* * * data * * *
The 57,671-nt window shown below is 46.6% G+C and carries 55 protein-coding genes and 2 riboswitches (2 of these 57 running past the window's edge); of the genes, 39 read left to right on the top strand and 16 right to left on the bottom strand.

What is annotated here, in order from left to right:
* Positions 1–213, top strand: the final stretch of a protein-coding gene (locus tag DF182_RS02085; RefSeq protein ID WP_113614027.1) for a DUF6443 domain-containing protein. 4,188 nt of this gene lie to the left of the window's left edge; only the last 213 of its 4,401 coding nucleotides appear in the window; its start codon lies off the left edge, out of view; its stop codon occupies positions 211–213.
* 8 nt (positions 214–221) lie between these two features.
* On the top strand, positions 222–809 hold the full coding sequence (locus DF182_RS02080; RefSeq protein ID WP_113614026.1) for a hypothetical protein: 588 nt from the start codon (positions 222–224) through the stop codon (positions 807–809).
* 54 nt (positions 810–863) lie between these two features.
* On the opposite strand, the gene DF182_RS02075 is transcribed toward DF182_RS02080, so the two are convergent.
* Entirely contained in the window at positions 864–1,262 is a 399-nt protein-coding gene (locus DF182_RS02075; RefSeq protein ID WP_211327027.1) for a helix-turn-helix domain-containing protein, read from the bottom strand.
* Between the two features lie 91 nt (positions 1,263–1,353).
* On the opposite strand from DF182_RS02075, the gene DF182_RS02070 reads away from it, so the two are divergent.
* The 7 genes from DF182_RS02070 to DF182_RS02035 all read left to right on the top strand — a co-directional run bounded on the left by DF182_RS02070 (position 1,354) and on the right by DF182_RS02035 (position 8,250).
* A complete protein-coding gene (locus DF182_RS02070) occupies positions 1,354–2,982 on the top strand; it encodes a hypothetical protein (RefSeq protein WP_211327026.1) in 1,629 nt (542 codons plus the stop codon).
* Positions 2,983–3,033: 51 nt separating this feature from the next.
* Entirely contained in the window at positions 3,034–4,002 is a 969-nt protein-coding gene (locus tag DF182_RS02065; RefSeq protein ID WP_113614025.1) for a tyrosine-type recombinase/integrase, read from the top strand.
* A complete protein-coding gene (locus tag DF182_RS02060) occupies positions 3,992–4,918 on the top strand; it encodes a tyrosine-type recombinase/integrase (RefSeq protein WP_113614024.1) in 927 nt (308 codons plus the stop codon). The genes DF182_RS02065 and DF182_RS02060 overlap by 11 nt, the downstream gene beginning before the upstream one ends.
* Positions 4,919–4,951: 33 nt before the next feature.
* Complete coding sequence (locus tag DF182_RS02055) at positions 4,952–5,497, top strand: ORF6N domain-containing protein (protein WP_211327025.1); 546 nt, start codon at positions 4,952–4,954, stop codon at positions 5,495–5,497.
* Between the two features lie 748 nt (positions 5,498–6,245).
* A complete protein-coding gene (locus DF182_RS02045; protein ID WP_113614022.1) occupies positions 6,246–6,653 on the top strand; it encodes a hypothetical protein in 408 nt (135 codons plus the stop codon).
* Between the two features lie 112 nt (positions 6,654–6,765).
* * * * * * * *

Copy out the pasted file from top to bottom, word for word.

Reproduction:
The 57,671-nt window shown below is 46.6% G+C and carries 55 protein-coding genes and 2 riboswitches (2 of these 57 running past the window's edge); of the genes, 39 read left to right on the top strand and 16 right to left on the bottom strand.

What is annotated here, in order from left to right:
* Positions 1–213, top strand: the final stretch of a protein-coding gene (locus tag DF182_RS02085; RefSeq protein ID WP_113614027.1) for a DUF6443 domain-containing protein. 4,188 nt of this gene lie to the left of the window's left edge; only the last 213 of its 4,401 coding nucleotides appear in the window; its start codon lies off the left edge, out of view; its stop codon occupies positions 211–213.
* 8 nt (positions 214–221) lie between these two features.
* On the top strand, positions 222–809 hold the full coding sequence (locus DF182_RS02080; RefSeq protein ID WP_113614026.1) for a hypothetical protein: 588 nt from the start codon (positions 222–224) through the stop codon (positions 807–809).
* 54 nt (positions 810–863) lie between these two features.
* On the opposite strand, the gene DF182_RS02075 is transcribed toward DF182_RS02080, so the two are convergent.
* Entirely contained in the window at positions 864–1,262 is a 399-nt protein-coding gene (locus DF182_RS02075; RefSeq protein ID WP_211327027.1) for a helix-turn-helix domain-containing protein, read from the bottom strand.
* Between the two features lie 91 nt (positions 1,263–1,353).
* On the opposite strand from DF182_RS02075, the gene DF182_RS02070 reads away from it, so the two are divergent.
* The 7 genes from DF182_RS02070 to DF182_RS02035 all read left to right on the top strand — a co-directional run bounded on the left by DF182_RS02070 (position 1,354) and on the right by DF182_RS02035 (position 8,250).
* A complete protein-coding gene (locus DF182_RS02070) occupies positions 1,354–2,982 on the top strand; it encodes a hypothetical protein (RefSeq protein WP_211327026.1) in 1,629 nt (542 codons plus the stop codon).
* Positions 2,983–3,033: 51 nt separating this feature from the next.
* Entirely contained in the window at positions 3,034–4,002 is a 969-nt protein-coding gene (locus tag DF182_RS02065; RefSeq protein ID WP_113614025.1) for a tyrosine-type recombinase/integrase, read from the top strand.
* A complete protein-coding gene (locus tag DF182_RS02060) occupies positions 3,992–4,918 on the top strand; it encodes a tyrosine-type recombinase/integrase (RefSeq protein WP_113614024.1) in 927 nt (308 codons plus the stop codon). The genes DF182_RS02065 and DF182_RS02060 overlap by 11 nt, the downstream gene beginning before the upstream one ends.
* Positions 4,919–4,951: 33 nt before the next feature.
* Complete coding sequence (locus tag DF182_RS02055) at positions 4,952–5,497, top strand: ORF6N domain-containing protein (protein WP_211327025.1); 546 nt, start codon at positions 4,952–4,954, stop codon at positions 5,495–5,497.
* Between the two features lie 748 nt (positions 5,498–6,245).
* A complete protein-coding gene (locus DF182_RS02045; protein ID WP_113614022.1) occupies positions 6,246–6,653 on the top strand; it encodes a hypothetical protein in 408 nt (135 codons plus the stop codon).
* Between the two features lie 112 nt (positions 6,654–6,765).